Tuesday, November 27, 2012

Fruit of the Spirit - Week 7 - FAITHFULNESS

"But when the Holy Spirit controls our lives, he will produce this kind of fruit in us: love, joy, peace, patience, kindness, goodness, faithfulness, gentleness, and self-control. Here there is no conflict with the law."
Galatians 5: 22-23

First, I want to say a belated Happy Thanksgiving to all of you!  I hope it was wonderfully full of good company, beautiful memories, and delicious food! 

It was a crazy week for me last week and blogging was not something that I was able to do.  Besides our regular packing and getting ready for Thanksgiving and visiting family in Pennsylvania, we added a Wednesday afternoon Powder Puff football game and another family member.  Last Monday night we welcomed a foreign exchange student from France into our home!  We are so blessed with the opportunity to have her, and a special treat to introduce her to Thanksgiving (and 100 more family members) and American Christmas.  Please keep her in your prayers, as it is very difficult to be away from family & friends, especially at the holidays.

Faith - Faithful - Faithfulness

How often do I use these words?  How do I use them?  What does "faithfulness" mean to me?  These are some of the questions I ask myself before I even begin the study.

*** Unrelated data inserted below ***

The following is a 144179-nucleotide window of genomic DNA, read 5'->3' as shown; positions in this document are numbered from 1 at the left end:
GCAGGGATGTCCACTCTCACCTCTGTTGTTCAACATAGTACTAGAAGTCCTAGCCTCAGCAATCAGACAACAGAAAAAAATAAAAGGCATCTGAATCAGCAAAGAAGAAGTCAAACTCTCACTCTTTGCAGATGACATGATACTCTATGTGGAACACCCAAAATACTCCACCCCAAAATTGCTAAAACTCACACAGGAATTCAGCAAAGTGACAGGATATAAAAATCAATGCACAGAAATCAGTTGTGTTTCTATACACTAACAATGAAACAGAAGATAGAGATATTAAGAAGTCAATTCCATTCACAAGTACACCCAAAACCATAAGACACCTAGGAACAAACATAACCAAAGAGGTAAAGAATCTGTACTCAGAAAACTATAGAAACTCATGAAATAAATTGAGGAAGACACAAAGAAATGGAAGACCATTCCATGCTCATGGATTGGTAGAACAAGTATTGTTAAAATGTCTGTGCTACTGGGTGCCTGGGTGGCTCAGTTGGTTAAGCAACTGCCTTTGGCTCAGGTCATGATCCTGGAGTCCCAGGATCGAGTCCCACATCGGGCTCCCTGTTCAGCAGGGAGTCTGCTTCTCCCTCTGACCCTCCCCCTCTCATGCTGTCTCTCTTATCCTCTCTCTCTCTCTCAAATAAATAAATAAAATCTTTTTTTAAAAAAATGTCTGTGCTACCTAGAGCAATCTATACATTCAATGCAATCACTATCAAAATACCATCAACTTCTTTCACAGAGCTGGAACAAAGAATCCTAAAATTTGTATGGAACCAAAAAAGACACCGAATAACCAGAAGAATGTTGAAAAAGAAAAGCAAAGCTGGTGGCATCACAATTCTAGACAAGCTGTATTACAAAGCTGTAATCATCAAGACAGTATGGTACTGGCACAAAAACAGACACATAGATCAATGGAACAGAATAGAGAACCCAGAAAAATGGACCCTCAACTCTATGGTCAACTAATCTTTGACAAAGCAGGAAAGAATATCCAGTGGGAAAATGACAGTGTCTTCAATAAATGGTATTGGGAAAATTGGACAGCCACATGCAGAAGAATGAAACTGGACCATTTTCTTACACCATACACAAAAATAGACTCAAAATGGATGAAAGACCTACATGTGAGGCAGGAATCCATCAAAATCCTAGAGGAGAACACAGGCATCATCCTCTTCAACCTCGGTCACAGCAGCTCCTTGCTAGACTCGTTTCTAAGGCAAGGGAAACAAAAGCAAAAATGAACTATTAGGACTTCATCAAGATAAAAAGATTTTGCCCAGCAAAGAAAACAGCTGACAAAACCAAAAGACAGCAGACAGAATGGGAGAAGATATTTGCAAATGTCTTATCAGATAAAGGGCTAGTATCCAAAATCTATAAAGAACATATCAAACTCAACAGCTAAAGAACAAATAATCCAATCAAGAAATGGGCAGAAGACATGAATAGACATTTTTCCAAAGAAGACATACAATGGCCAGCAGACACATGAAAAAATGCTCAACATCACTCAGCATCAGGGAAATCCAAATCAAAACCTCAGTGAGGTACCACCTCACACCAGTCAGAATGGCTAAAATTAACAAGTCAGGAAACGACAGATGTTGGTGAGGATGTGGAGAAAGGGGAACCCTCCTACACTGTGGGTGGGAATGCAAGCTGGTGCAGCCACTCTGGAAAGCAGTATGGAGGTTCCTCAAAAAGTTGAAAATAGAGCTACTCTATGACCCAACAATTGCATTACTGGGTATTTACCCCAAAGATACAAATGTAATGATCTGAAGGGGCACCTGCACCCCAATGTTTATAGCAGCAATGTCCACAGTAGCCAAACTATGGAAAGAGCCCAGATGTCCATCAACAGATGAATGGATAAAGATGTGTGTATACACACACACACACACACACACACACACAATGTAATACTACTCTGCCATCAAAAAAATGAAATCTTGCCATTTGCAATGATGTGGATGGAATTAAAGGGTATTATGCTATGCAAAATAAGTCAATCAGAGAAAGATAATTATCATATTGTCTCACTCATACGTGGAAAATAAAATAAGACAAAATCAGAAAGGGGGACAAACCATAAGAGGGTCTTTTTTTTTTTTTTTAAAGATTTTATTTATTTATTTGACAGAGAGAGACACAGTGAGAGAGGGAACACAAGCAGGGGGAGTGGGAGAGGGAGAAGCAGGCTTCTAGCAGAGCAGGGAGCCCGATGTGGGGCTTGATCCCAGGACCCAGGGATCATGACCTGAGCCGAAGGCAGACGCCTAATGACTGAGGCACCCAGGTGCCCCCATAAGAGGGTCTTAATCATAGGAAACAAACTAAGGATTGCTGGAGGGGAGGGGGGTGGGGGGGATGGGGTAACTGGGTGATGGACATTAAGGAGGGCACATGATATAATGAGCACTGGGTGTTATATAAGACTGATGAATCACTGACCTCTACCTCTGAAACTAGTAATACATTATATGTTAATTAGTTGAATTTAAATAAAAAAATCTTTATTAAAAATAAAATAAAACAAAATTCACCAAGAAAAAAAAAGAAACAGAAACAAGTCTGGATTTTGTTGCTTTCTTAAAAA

This week's reading, 2 Chronicles 20:1-30, gives us one example of how God is faithful to his people.  There are many examples in the Bible of his faithfulness to his followers.  Do you have a favorite story of God's faithfulness?  How has God been faithful to you?  You can share your example / story in the Comment section (if you are reading this in your e-mail, you'll have to click on the title above to go to the website to leave your Comment).

As we read 2 Chronicles 20, we realize this is not the full story of King Jehoshaphat.  I strongly encourage you to read 2 Chronicles 17-19 to find out what led up to this.  It's a great story and a quick read! It fills in some of the blanks and gives even more hope to those of us who make mistakes or wrong decisions in our lives.  

In the study, questions 1-6 are leading us through the reading and pointing out some things which we should pay special attention to.  On Friday morning, please be prepared to talk mostly about the Group Discussion, Personal Reflection, questions 7, 8, 10, 11 and the question in the "Now and Later" section.  

I know we are all very busy and may not have time to sit and do the whole study at once.  One method I use, is to do the reading when I have a few minutes, then when I find another few minutes I work on the questions.  "Chuncking" is the term some people like to use for this method!  I like it because it reminds me of the candy bar and anything associated with chocolate is good ;)  This method may take me all week, but that's okay.  One of my personal goals, and something God calls us to do, is to spend time in His word everyday: this is one way to spend 5 or 10 minutes everyday, reading and reflecting on what God has done and is doing for us.  And while I am still working on my personal goal of a daily time with God, I always come back to the idea that He does so very much for me, I should be able to take a few minutes everyday and listen to His advice and thank and praise Him.  How do you spend time with God?